Michael Brown's mother, civil rights attorney speak out against racial injustice

Lesley McSpadden, the mother of Michael Brown, who was killed in Ferguson, Missouri in August 2014, sparking nationwide protests, speaks at UConn's African-American Cultural Center in Storrs, Connecticut on Thursday, Feb. 4, 2016. (Jason Jiang/The Daily Campus)

The University of Connecticut’s African-American Cultural welcomed Lesley McSpadden, the mother of Michael Brown, and Benjamin Crump, the lead attorney for the families of both Brown and Trayvon Martin, to speak about their experiences dealing with racial injustice in the Student Union Ballroom Thursday evening.

McSpadden teared up multiple times in her speech. She told the audience about how difficult it was to deal with her son’s death and also to see other mothers suffer similar tragedies.

Crump, also president of the National Bar Association, talked about his experiences dealing with cases like Brown's and Martin's in court.

He originally told Martin’s father that legal help was not necessary, as Martin was shot by a neighborhood watch volunteer who admitted to doing it. 

“I have met so many parents that are still trapped in this journey,” McSpadden said, in reference to witnessing the death of her son at the hands of a police officer. “I now see that many of the public is still grieving for me.”

Crump talked about how difficult it was to hear about Brown while already handling other similar cases. He said he was initially overwhelmed at dealing with other civil cases. He was also afraid for his nephews, whom he said could have just as been easily shot and killed.

“This was a human being out in the baking sun,” Crump said, referring to how Brown was left on the street after being shot. “You wouldn’t treat a dog like that.”

Outside of her own grief, some of the negatives that McSpadden said she faced involved comments from other people that she wasn’t a good mother to her son, which made her “feel like she was the one with the gun.” She also talked about how she began to fear talking in public after Brown’s death.

However, McSpadden said having been Brown’s mother that she knew the kind of upbringing she taught her son.

“All of me is truth about Michael Brown,” McSpadden said, mentioning she knew her influence on others would give her the strength to keep speaking about her son. “And I will not be silenced.” 

We are making America be America for everybody. I challenge anyone to say it’s not worth fighting for.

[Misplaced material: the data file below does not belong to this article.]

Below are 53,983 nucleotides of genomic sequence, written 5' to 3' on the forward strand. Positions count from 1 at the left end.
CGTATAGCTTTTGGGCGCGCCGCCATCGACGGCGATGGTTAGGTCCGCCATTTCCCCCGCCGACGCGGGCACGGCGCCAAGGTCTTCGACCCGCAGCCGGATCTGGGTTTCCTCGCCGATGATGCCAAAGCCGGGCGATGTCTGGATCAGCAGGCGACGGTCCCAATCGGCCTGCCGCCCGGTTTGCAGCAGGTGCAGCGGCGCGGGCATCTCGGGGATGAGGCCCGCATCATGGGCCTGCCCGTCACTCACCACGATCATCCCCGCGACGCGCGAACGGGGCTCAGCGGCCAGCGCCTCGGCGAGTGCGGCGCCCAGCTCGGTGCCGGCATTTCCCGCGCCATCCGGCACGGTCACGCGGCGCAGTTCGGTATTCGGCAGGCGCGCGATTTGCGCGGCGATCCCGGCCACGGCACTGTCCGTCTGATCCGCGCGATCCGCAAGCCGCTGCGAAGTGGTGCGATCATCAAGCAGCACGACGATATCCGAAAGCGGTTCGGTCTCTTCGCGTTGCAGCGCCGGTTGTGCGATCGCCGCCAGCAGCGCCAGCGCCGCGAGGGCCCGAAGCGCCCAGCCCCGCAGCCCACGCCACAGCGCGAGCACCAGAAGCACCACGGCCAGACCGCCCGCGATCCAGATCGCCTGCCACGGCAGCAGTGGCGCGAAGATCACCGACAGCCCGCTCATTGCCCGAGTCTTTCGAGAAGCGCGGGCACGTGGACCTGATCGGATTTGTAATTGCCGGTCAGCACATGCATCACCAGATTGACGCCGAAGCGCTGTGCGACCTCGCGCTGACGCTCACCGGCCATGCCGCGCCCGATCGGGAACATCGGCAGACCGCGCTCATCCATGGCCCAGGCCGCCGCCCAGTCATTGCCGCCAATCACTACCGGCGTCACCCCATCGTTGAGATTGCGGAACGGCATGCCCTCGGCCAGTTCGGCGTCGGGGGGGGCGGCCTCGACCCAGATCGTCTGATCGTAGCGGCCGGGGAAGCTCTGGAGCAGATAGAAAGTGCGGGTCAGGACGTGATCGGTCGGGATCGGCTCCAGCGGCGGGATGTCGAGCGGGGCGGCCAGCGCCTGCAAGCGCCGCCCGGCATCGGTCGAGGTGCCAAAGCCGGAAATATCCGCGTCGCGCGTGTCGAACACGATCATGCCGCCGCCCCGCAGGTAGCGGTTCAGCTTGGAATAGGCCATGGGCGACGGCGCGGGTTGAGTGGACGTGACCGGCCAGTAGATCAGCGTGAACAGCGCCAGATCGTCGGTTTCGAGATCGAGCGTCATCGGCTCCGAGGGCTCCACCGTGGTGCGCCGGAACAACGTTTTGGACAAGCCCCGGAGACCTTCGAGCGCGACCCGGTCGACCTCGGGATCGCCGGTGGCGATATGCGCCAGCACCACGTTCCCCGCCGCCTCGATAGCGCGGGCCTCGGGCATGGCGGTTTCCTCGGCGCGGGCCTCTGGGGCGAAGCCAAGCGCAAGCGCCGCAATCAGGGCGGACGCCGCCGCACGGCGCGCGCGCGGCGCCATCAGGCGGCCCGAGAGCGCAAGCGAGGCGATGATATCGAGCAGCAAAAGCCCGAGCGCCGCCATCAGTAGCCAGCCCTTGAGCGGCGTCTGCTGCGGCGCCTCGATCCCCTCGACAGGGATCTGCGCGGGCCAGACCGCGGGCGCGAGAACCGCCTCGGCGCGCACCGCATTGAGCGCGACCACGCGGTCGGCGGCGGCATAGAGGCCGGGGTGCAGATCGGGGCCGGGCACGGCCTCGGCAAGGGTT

— Benjamin Crump

McSpadden also said that she was actively pushing for a bill named after her son that would require police officers in duty to wear body cameras. She mentioned that this would be “just one piece of the puzzle” in repairing relations between the police and black culture.

As an attorney, Crump said that he still had to retain faith in the judicial and legal system, also adding that he still thought most cops are good and honest people protecting their community.

Crump said, however, as a black man, he still worries about police because there is a “systematic problem with how black and brown men and even women are treated.”

Washington Post writers Sandhya Somashekhar and Steven Rich wrote that out of 986 killings by police last year, blacks were killed at three times the rate of whites after being adjusted for the population. Though six black men constitute six percent of the national population, Somashekhar and Rich wrote that they made up nearly 40 percent of those killed while unarmed.

Public journalism group ProPublica published a report in October 2014 that cited FBI statistics from 2010 to 2012, saying that blacks from 15 to 19 years-old were killed at a rate of just over 31 per million compared to only 1.47 white males per million.

“I don’t know why it’s controversy when we take a stand for being against killing black children,” Crump said to loud applause.

Quoting Martin Luther King, Crump said a measure of man wasn’t where he stood in times of comfort and convenience, but in times of conflict and controversy.

Crump said he still retained hope, mentioning the case of former Oklahoma police officer Daniel Holtzclaw, who was sentenced to 263 years in prison in late January after being found guilty on four counts of first-degree rape. “There’s hope as long as we have breath in our body,” Crump said.

When people take a stand against injustice, Crump said they also are making their country live up to a creed: one of being a beacon of hope for justice and freedom.

“We are making America be America for everybody,” Crump said. “I challenge anyone to say it’s not worth fighting for.”


Anokh Palakurthi is associate life editor for The Daily Campus. He can be reached via email at anokh.palakurthi@uconn.edu. He tweets @DC_Anokh.